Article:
Bruce Hyde -- Lt. Kevin Riley on original 'Star Trek' -- dies

Story highlights

  • Bruce Hyde appeared on just two episodes but made a lasting impression with fans
  • He went on to become a professor of communications in Minnesota

(CNN)Bruce Hyde, who played Enterprise crew member Lt. Kevin Riley on two episodes of the original "Star Trek" TV series, died after a battle with throat cancer, his widow said. He was 74.

Hyde's widow, Susan Saetre, said the former actor died on October 13 in St. Cloud, Minnesota.
"He lived such a full life. He made a difference for everybody," Saetre said. "This was his perfect last act. He was in the hospice house, and he was drawing pictures of people who came in. He also drew a great picture of himself at a French cafe. He felt everything in his life was complete, and he was at peace."
    Hyde was professor emeritus of communication studies at St. Cloud State University.
    In 1966, Hyde was cast as Lt. Kevin Riley on "Star Trek."
    "It's just a break that this was the TV show that survived for five decades and still be around," he said in 2013.
    Riley appeared in two episodes, singing the song "I'll Take You Home Again, Kathleen" in one of them.
    "I wasn't a great singer, though I did sing in a Broadway musical," he said, referring to a stint in "Canterbury Tales."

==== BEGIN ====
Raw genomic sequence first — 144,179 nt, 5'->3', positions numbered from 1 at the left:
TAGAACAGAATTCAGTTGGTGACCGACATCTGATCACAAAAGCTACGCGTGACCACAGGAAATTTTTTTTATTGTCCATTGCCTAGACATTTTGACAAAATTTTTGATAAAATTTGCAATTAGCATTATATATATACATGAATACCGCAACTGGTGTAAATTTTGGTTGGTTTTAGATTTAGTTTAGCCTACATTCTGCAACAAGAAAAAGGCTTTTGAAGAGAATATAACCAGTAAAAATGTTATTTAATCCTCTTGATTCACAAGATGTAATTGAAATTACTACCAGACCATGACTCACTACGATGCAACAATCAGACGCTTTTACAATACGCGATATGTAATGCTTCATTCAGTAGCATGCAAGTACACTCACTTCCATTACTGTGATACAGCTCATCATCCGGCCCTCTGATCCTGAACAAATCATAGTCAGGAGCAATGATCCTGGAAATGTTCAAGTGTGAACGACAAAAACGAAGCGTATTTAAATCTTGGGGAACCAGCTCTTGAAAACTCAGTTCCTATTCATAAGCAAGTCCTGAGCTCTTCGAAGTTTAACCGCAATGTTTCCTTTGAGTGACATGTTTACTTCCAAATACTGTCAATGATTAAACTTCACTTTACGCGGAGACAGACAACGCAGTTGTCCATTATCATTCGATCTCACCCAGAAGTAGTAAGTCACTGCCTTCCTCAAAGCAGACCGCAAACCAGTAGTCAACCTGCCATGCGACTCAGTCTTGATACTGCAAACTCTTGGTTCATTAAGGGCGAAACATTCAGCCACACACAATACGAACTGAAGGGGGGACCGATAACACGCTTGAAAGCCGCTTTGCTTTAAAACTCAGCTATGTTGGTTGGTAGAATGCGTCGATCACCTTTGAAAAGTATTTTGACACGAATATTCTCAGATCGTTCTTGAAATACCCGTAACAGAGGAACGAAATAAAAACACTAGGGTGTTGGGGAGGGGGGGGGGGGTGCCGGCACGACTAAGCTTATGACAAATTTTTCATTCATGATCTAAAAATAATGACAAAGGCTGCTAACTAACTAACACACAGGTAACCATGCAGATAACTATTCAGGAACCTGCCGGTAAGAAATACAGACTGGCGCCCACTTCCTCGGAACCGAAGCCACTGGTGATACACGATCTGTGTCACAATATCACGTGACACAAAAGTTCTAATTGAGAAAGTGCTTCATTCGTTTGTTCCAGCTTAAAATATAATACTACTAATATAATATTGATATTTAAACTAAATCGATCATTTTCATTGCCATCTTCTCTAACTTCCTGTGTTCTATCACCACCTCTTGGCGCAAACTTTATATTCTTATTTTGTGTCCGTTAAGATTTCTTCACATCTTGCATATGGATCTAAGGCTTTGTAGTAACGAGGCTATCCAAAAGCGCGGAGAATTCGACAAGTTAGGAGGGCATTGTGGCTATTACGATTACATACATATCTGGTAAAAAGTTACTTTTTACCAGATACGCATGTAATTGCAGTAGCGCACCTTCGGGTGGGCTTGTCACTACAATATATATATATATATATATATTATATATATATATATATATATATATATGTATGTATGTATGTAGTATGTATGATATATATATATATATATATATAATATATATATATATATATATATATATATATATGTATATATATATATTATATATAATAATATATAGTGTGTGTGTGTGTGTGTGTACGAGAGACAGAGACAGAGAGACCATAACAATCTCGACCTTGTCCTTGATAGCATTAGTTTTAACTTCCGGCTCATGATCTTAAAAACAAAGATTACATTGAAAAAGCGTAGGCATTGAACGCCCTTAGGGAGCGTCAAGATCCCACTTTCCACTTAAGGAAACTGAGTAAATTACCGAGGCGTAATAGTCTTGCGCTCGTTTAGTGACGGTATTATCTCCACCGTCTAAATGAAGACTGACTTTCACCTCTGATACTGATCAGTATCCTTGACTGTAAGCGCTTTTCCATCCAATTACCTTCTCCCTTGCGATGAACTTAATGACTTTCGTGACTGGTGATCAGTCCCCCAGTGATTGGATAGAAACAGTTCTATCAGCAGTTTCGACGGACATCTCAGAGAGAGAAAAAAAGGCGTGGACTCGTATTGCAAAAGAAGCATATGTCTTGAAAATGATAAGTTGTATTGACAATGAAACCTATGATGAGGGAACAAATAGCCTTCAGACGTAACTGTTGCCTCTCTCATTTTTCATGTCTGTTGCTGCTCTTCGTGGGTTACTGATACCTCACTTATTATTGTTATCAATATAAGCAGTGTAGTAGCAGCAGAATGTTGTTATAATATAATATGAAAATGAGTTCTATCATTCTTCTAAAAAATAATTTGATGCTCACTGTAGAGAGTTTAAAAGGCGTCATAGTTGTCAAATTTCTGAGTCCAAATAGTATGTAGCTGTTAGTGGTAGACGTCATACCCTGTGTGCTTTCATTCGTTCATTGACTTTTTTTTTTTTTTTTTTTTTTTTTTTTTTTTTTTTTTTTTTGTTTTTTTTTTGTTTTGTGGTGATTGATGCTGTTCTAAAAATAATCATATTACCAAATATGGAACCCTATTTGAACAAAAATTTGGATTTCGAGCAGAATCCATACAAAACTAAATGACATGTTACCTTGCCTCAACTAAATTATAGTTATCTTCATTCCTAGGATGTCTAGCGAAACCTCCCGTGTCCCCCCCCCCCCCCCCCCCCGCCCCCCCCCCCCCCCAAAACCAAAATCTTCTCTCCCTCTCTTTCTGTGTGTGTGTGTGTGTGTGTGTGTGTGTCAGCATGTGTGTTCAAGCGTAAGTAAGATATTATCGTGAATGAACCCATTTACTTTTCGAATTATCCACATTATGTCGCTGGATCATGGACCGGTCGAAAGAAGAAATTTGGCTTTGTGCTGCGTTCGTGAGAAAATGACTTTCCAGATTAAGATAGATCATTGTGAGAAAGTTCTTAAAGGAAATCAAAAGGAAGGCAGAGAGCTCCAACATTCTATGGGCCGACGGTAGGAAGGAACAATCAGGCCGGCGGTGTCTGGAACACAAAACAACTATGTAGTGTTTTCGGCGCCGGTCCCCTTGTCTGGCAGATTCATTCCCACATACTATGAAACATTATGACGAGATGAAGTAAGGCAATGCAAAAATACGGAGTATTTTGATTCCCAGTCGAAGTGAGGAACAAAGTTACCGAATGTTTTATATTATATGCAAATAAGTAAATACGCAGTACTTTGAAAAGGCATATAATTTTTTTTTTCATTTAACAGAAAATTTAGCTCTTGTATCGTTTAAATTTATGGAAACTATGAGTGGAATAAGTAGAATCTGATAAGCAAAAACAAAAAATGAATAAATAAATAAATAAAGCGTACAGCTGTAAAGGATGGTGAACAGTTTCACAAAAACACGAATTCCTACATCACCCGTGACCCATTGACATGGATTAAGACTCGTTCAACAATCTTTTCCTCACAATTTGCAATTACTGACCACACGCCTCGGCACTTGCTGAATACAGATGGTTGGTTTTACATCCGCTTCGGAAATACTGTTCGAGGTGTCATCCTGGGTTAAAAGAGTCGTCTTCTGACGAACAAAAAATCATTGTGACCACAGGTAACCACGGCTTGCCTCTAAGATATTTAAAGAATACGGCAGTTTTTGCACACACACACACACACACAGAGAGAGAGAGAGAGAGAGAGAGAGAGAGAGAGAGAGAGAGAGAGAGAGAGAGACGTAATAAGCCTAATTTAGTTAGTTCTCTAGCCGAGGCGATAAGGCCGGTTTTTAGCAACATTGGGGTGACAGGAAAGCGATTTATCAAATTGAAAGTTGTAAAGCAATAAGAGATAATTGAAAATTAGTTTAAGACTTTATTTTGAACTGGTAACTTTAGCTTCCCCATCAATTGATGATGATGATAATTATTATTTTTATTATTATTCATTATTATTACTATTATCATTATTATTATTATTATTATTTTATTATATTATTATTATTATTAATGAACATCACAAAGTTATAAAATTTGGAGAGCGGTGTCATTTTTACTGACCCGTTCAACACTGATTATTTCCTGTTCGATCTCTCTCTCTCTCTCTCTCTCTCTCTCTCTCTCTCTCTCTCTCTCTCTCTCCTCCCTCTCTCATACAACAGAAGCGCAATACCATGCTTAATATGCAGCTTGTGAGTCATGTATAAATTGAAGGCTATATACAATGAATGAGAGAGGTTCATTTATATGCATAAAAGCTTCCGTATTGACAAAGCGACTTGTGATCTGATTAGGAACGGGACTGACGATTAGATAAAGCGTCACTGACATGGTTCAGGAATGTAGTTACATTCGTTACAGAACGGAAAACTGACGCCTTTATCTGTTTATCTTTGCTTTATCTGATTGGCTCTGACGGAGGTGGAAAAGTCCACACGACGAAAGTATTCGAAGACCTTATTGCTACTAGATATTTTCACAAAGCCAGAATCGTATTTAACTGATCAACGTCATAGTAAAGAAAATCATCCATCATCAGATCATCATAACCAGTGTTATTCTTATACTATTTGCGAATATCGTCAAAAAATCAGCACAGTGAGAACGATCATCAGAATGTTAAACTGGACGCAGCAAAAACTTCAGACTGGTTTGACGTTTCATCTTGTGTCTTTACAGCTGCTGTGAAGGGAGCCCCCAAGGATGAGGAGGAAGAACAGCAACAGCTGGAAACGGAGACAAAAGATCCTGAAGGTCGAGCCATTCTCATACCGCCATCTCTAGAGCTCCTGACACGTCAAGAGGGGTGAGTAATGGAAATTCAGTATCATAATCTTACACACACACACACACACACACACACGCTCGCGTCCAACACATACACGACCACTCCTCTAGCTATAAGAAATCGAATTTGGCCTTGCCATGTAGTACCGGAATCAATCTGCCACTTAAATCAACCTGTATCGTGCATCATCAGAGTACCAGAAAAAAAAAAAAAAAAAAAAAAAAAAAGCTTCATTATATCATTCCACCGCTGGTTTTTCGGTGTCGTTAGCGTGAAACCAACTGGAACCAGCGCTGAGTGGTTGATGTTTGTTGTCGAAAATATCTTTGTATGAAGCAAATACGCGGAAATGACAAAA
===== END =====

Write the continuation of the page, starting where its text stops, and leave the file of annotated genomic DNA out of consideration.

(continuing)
The character of Riley almost met an untimely end on "Star Trek" after he was poisoned in the episode "The Conscience of the King." His character never appeared again on the show but did show up in "Star Trek" novels and other fan fiction.
    Hyde also appeared in other series, including "Dr. Kildare," "The Beverly Hillbillies" and "That Girl." His TV career was short-lived, however, though he continued to act on stage primarily in the Minnesota/St. Paul area.
    Many years later, Hyde appeared at "Star Trek" and other fan conventions.
    "He was really amazed (the show) took off and he got to be a part of it," his wife said. "He was really honored to meet people and touch them in some way. He used it as an opportunity to help people create possibility in their lives."